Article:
WASHINGTON – U.S. Senators Roger Wicker (R-Miss.) and Cindy Hyde-Smith (R-Miss.) this week cosponsored bipartisan legislation that would improve Mississippi’s share of revenues generated from offshore energy production, including future wind projects.
The Mississippi Senators are original cosponsors of the Reinvesting in Shoreline Economies & Ecosystems (RISEE) Act (S.2130), which would amend the Gulf of Mexico Energy Security Act (GOMESA) and create a new dedicated revenue stream from future offshore wind development for coastal protection and resiliency.
“Mississippi is rich in natural resources, and our state is a proud contributor to the nation’s energy independence,” Wicker said. “This legislation would ensure Gulf Coast States receive a fair share of energy revenues generated off our shores, so that we can continue to make investments necessary to protect and preserve our coasts for future generations.”
“Gulf Coast states like Mississippi deserve their fair share of offshore energy revenues,” said Hyde-Smith, a member of the Senate Energy and Natural Resources Committee. “This legislation would set more equitable revenue shares for Mississippi through GOMESA and future offshore wind projects. This would increase our state’s ability to use those resources for coastal restoration, hurricane protection, or infrastructure.”
U.S. Senators Bill Cassidy, M.D. (R-La.) and Sheldon Whitehouse (D-R.I.) introduced the bill, which is also cosponsored by Senators Tim Kaine (D-Va.), Brian Schatz (D-Hawaii), Angus King (I-Maine), Chris Van Hollen (D-Md.), and Jeanne Shaheen (D-N.H.).
Like previous legislation sponsored by Wicker and Hyde-Smith, the RISEE Act would increase the share of Gulf of Mexico royalties shared by four Gulf energy producing states (Mississippi, Louisiana, Alabama, and Texas).
The RISEE Act would amend GOMESA by:
- Eliminating the state revenue sharing cap, currently set at $375 million.
- Increasing the amount of GOMESA revenues shared with states from 37.5 percent to 50 percent.
- Lifting the Land & Water Conservation Fund state side funding cap of $125 million.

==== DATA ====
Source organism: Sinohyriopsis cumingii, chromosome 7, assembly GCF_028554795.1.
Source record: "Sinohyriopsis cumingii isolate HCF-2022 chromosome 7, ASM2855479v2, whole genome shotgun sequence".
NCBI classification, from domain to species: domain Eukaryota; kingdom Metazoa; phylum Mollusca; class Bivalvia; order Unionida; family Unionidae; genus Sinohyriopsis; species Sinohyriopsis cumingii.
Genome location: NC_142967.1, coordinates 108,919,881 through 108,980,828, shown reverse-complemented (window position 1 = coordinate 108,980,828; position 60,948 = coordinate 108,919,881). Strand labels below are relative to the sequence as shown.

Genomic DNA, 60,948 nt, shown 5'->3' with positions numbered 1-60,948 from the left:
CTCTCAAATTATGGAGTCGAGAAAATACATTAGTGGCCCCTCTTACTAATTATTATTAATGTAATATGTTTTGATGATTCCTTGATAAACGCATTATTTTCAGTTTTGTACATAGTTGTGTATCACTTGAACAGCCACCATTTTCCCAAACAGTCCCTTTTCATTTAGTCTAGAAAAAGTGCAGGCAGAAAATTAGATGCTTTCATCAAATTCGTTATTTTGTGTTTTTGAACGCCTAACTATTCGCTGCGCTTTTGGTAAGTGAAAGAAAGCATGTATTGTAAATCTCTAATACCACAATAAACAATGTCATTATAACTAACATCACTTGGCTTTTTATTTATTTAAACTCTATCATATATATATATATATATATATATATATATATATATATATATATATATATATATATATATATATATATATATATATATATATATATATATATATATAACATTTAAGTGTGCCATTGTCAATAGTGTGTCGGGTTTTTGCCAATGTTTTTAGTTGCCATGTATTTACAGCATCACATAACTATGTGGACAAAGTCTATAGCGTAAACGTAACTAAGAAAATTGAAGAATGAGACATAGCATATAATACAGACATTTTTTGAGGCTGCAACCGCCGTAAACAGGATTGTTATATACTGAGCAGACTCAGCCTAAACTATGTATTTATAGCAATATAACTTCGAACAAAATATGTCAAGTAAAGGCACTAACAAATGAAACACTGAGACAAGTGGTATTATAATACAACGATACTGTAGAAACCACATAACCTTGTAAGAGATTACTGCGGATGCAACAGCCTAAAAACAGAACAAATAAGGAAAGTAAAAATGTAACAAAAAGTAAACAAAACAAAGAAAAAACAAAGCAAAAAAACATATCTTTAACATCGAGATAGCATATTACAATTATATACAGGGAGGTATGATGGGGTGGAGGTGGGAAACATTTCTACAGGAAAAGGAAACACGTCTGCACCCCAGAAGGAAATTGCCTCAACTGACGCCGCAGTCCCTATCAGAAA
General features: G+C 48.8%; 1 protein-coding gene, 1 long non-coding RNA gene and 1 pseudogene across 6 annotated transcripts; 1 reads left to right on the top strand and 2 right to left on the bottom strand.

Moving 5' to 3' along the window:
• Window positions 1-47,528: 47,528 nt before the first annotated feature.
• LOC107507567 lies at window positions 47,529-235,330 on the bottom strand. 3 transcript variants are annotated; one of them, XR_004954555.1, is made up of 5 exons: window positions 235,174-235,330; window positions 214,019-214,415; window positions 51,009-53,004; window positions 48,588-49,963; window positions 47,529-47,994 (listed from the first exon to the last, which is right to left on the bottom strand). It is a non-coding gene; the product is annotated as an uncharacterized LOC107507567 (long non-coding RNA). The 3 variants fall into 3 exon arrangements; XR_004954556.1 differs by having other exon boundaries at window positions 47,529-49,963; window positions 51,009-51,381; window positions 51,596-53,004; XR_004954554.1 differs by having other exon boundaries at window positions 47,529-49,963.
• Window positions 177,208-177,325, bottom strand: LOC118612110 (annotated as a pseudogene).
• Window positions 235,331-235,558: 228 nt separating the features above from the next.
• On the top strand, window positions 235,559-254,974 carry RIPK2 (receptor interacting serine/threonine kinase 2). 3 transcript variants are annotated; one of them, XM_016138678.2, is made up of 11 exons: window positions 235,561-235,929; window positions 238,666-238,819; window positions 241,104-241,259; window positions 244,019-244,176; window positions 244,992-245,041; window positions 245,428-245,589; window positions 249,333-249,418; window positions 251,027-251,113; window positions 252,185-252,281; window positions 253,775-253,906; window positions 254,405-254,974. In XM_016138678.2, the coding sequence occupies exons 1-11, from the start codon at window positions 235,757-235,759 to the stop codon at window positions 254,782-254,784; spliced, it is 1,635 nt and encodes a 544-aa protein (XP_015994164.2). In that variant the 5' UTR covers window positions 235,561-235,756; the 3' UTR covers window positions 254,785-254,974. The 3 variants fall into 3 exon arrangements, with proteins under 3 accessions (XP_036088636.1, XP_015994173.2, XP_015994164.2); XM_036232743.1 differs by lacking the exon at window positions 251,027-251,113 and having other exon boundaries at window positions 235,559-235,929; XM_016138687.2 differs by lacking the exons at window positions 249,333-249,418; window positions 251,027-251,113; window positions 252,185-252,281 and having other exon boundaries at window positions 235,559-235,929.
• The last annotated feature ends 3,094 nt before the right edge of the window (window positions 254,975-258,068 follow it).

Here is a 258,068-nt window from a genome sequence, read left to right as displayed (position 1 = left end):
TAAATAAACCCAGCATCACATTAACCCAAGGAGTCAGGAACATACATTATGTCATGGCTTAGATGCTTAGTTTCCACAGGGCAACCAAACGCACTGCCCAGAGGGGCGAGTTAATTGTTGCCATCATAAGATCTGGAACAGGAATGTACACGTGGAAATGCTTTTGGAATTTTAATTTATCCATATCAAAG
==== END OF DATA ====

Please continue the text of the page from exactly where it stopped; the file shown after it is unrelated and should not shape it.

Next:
- Adding the National Oceans and Coastal Security Fund as a fourth GOMESA equity (12.5 percent).
- Making oil and gas leases from 2000-2006 eligible for future GOMESA payments to Gulf Coast states and the National Oceans and Coastal Security Fund. Today, only leases from 2007 to present are eligible for GOMESA payments. Energy Information Agency reports 11 new oil and gas fields in the Gulf of Mexico will contribute to the overall growth in U.S. production are GOMESA eligible under current law. Another eight would also qualify under this proposed change.
- Protecting GOMESA revenues from budget sequestration.
Regarding offshore wind projects, the RISEE Act would amend current law, which now requires 100 percent of all revenues generated from offshore wind leases and production beyond state waters be deposited in the U.S. Treasury.
The RISEE Act would benefit states with offshore wind projects by:
- Sending 50 percent of offshore wind revenue to adjacent states where offshore wind farms are developed. The state share would be based on a formula developed by the Secretary of the Interior to ensure states are receiving revenues from wind energy development off their coasts.
- Permitting the use of state funds for: coastal restoration, hurricane protection, or infrastructure; the mitigation of damage to fish, wildlife, or other natural resources, including through fisheries science and research; and the implementation of a marine, coastal, or conservation management plan.
- Designating 37.5 percent of offshore wind revenues for the National Oceans and Coastal Security Fund, which includes formula-based funding to states and competitive grants to coastal and Great Lakes communities to respond to coastal erosion and sea level rise, restore coastal habitat, and make improvements to coastal infrastructure.
The Coastal States Organization, American Shore and Beach Preservation Association, National Recreation and Park Association, National Wildlife Federation, National Marine Manufacturers Associations, and Congressional Sportsmen’s Foundation are among the groups supporting the RISEE Act.